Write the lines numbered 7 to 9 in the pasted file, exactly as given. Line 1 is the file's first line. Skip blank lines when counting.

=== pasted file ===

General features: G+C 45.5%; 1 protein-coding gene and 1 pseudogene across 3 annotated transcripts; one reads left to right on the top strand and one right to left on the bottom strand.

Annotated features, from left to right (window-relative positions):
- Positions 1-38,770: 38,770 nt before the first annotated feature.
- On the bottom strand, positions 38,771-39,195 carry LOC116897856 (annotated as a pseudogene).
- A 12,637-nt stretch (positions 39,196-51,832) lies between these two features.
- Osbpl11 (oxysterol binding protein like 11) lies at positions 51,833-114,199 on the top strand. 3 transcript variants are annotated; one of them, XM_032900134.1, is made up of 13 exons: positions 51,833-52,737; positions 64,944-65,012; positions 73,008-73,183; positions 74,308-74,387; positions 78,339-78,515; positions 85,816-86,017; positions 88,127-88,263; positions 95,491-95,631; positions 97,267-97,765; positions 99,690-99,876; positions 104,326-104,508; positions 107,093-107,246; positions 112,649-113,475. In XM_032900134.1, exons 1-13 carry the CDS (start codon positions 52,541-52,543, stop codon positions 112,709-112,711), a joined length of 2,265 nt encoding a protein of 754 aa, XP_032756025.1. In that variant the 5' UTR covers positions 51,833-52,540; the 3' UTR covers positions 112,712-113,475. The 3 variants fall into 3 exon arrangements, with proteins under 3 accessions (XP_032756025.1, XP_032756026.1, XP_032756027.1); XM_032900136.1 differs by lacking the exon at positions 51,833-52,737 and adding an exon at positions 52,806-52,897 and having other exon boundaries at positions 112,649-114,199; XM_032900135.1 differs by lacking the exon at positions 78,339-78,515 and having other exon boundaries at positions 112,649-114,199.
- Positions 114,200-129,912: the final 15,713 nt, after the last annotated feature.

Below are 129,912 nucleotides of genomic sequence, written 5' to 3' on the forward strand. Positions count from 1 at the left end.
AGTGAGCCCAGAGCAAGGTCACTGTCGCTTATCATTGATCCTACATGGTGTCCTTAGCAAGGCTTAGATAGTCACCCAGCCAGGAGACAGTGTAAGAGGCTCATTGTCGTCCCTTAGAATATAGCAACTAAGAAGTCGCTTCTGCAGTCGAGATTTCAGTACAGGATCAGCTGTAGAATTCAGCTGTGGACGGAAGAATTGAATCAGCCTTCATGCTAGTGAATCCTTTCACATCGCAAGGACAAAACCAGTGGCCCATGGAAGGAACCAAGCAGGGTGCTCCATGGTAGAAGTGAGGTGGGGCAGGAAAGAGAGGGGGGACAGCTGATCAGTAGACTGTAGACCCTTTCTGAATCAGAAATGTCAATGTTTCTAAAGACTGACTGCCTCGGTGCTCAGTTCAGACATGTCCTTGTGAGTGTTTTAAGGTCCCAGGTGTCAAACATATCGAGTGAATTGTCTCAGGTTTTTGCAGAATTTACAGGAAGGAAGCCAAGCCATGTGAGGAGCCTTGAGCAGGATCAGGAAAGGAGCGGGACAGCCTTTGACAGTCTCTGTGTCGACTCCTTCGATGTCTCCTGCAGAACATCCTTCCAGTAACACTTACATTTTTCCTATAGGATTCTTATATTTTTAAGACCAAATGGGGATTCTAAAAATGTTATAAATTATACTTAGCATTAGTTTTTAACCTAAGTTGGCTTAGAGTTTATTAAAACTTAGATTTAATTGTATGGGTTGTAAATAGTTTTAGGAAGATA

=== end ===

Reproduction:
- Positions 114,200-129,912: the final 15,713 nt, after the last annotated feature.

Below are 129,912 nucleotides of genomic sequence, written 5' to 3' on the forward strand. Positions count from 1 at the left end.
AGTGAGCCCAGAGCAAGGTCACTGTCGCTTATCATTGATCCTACATGGTGTCCTTAGCAAGGCTTAGATAGTCACCCAGCCAGGAGACAGTGTAAGAGGCTCATTGTCGTCCCTTAGAATATAGCAACTAAGAAGTCGCTTCTGCAGTCGAGATTTCAGTACAGGATCAGCTGTAGAATTCAGCTGTGGACGGAAGAATTGAATCAGCCTTCATGCTAGTGAATCCTTTCACATCGCAAGGACAAAACCAGTGGCCCATGGAAGGAACCAAGCAGGGTGCTCCATGGTAGAAGTGAGGTGGGGCAGGAAAGAGAGGGGGGACAGCTGATCAGTAGACTGTAGACCCTTTCTGAATCAGAAATGTCAATGTTTCTAAAGACTGACTGCCTCGGTGCTCAGTTCAGACATGTCCTTGTGAGTGTTTTAAGGTCCCAGGTGTCAAACATATCGAGTGAATTGTCTCAGGTTTTTGCAGAATTTACAGGAAGGAAGCCAAGCCATGTGAGGAGCCTTGAGCAGGATCAGGAAAGGAGCGGGACAGCCTTTGACAGTCTCTGTGTCGACTCCTTCGATGTCTCCTGCAGAACATCCTTCCAGTAACACTTACATTTTTCCTATAGGATTCTTATATTTTTAAGACCAAATGGGGATTCTAAAAATGTTATAAATTATACTTAGCATTAGTTTTTAACCTAAGTTGGCTTAGAGTTTATTAAAACTTAGATTTAATTGTATGGGTTGTAAATAGTTTTAGGAAGATA